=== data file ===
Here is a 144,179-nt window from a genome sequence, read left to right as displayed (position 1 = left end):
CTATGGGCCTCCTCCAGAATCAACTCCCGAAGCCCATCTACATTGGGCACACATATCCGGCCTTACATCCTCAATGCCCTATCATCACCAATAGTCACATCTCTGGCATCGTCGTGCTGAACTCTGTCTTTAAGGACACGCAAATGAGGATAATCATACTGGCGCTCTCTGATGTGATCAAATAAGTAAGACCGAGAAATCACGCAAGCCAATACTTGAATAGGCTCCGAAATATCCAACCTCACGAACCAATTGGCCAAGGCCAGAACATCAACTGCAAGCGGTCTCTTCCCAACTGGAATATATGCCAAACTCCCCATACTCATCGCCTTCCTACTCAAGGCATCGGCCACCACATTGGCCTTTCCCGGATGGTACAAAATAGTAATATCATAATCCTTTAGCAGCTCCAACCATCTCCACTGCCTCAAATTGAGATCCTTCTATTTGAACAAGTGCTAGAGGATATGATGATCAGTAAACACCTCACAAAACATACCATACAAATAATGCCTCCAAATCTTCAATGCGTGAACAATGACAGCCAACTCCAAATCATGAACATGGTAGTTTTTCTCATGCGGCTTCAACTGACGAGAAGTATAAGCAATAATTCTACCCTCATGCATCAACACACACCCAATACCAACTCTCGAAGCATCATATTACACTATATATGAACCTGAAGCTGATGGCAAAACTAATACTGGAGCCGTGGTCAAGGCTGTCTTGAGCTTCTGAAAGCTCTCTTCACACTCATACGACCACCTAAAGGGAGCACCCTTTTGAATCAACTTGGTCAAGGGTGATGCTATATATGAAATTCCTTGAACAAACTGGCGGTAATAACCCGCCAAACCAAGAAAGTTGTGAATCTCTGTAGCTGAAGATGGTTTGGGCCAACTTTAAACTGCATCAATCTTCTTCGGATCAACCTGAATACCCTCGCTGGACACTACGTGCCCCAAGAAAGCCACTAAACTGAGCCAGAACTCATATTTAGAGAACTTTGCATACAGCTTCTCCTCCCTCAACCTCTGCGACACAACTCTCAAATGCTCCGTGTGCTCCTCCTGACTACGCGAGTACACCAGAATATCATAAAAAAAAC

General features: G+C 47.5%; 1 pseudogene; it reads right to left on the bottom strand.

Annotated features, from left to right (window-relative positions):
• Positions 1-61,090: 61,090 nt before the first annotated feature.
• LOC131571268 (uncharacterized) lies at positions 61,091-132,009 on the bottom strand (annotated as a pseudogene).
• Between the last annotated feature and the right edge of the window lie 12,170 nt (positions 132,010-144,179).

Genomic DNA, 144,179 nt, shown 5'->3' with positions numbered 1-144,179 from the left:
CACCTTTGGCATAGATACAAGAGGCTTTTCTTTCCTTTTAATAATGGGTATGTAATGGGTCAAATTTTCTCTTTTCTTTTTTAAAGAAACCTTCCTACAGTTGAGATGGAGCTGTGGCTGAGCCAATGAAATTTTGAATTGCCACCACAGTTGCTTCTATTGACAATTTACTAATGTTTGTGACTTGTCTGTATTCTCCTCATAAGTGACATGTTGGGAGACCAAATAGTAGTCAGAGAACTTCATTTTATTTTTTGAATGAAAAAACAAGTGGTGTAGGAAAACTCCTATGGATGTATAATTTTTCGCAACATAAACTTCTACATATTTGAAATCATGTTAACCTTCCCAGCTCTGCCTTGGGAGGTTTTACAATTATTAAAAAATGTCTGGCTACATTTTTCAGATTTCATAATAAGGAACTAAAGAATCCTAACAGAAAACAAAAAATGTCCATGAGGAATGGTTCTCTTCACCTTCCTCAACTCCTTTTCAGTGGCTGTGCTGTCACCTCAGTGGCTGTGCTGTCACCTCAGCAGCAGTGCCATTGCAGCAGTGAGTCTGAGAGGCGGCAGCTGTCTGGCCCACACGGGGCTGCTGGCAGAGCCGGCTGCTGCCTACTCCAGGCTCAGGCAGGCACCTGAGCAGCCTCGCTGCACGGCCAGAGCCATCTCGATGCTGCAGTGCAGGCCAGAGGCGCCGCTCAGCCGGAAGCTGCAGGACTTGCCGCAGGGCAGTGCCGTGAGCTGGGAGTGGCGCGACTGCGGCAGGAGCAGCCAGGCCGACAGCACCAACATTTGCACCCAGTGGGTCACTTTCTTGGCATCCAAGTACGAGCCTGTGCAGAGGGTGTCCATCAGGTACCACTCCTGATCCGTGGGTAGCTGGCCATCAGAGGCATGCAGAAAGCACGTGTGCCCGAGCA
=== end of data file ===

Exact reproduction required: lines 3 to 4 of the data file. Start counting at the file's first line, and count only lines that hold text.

General features: G+C 47.5%; 1 pseudogene; it reads right to left on the bottom strand.

Annotated features, from left to right (window-relative positions):